May 14, 2010
I just can’t get on board the ultra-hoppy beer bandwagon. Lately brewers have been vying to create the world’s bitterest beer, and it seems that every microbrewery has put forth an IPA (India Pale Ale) that scores high on the IBU (International Bittering Unit) scale.
Hops are the flowers that give beer its bitter taste, and have been used since the Middle Ages as a flavoring and preservative—extra hops were added to British beers exported to the warm climate of India. I don’t mind hops in moderation, but I prefer when I can also taste the other flavors in a beer. (I should point out here that I am not in any way claiming to be a beer connoisseur. I enjoy a pint now and then, but my interest is casual.)
Hop wimp that I am, I was eager to try gruit ale when I saw it on the menu of American Flatbread, a restaurant in Burlington, Vermont (with other locations in Oregon, Virginia and Vermont) that serves house-brewed beer. Described as a “Medieval herbal brew—no hops,” it had a light, slightly floral flavor—still recognizably ale, but unlike any I’d ever had. That was two or three years ago; since then I’ve ordered gruit every time I’ve gone back, but I’ve never seen it anywhere else.
Apparently, that wasn’t always the case. Long before Budweiser crowned itself the “king of beers,” gruit reigned in Europe—though, since it was often brewed by women, or alewives, it might more aptly be called the queen. Brewers, both commercial and small-scale, used all kinds of other herbs and botanicals, which varied from place to place. Then, for some reason or combination of reasons, beer made with hops came into favor by the 18th century, eventually overshadowing gruit to the point it nearly disappeared.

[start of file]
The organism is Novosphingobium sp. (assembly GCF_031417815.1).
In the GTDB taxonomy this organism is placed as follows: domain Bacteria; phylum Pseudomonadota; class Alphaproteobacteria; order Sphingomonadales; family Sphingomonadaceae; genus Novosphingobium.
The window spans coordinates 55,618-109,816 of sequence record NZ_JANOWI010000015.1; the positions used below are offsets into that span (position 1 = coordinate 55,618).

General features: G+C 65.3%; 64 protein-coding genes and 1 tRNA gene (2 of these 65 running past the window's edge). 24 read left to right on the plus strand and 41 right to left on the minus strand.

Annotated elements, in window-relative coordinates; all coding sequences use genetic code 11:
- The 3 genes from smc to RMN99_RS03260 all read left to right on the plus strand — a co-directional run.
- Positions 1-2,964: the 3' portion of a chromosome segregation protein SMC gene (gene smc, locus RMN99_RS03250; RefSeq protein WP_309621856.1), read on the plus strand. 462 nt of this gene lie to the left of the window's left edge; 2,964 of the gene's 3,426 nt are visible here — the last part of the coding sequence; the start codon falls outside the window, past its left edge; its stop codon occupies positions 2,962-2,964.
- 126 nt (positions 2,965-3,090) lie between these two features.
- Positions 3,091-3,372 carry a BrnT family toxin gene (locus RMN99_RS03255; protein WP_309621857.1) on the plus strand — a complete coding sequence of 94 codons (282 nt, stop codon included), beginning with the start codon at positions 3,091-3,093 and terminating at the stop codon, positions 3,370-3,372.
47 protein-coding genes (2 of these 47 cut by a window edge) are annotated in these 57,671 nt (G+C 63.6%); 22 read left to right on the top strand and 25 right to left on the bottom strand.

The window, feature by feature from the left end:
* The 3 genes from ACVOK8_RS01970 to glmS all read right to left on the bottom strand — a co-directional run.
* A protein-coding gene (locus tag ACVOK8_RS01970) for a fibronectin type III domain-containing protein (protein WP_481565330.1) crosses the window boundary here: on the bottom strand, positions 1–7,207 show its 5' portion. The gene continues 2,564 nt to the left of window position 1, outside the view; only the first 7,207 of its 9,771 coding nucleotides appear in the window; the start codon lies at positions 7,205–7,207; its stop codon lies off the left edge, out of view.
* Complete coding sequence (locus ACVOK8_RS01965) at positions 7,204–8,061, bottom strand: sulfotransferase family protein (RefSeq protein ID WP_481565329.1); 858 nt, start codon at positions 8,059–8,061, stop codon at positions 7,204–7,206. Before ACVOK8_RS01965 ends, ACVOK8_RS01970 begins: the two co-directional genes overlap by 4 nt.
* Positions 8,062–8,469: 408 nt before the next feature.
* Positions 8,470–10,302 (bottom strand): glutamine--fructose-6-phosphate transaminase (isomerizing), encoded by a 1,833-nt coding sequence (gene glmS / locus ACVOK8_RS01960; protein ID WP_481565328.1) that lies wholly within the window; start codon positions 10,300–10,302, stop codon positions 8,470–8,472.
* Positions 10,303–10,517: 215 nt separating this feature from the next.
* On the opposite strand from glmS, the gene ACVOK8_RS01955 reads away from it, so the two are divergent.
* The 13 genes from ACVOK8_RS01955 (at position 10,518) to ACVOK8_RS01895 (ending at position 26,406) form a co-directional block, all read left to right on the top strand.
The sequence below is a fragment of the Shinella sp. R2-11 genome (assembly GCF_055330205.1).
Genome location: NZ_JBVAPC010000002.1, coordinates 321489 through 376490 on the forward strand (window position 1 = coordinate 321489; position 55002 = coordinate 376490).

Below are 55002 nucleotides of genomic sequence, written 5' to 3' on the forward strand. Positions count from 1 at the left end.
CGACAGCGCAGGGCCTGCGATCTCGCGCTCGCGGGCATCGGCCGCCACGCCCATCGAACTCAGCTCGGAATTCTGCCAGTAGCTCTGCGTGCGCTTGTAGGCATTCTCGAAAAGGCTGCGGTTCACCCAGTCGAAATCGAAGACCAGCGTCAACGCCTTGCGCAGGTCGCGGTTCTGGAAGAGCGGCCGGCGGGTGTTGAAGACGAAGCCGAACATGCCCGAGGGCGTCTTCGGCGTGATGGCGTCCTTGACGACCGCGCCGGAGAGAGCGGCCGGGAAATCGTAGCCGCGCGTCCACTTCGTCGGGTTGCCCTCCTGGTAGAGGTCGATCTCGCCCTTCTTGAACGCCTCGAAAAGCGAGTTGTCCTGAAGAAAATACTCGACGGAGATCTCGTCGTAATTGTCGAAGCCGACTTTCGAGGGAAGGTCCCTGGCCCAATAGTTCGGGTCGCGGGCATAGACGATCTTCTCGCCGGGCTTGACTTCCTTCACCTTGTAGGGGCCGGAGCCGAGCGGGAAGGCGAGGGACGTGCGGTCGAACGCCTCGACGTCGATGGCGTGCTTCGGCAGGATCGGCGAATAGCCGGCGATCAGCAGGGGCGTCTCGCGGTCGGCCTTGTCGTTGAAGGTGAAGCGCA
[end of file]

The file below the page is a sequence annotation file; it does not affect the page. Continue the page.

According to herbalist and author Stephen Harrod Buhner (in an article posted on gruitale.com), the primary gruit herbs were yarrow, sweet gale and marsh rosemary, though other flavorings, including cinnamon, nutmeg and caraway seed, were also popular. Some of these herbs had stimulant effects, which produced a highly intoxicating beverage that was thought to be an aphrodisiac and, according to Buhner, eventually led to their replacement with hops. I’m not sure whether any of those were in the gruit I tasted, though I can say that it was not highly intoxicating (and I am a lightweight). It didn’t make me feel sleepy, though, which beer sometimes does.
Hops, on the other hand, have traditionally been used as a sedative and were thought to reduce sexual desire and male potency. They contain phytoestrogens, the naturally occurring compounds that are molecularly similar to human estrogen and are found in soy, nuts and other foods. Although there has been speculation that over-consumption of phytoestrogens (especially from soy additives in processed food) could lead to health problems, there hasn’t been enough research to determine the effects of phytoestrogens on humans. It’s a complicated topic that will have to wait for a future post.
In the meantime, if you’re a home brewer (or would like to become one) and are interested in trying gruit, gruitale.com links to a handful of recipes.
Sign up for our free email newsletter and receive the best stories from Smithsonian.com each week.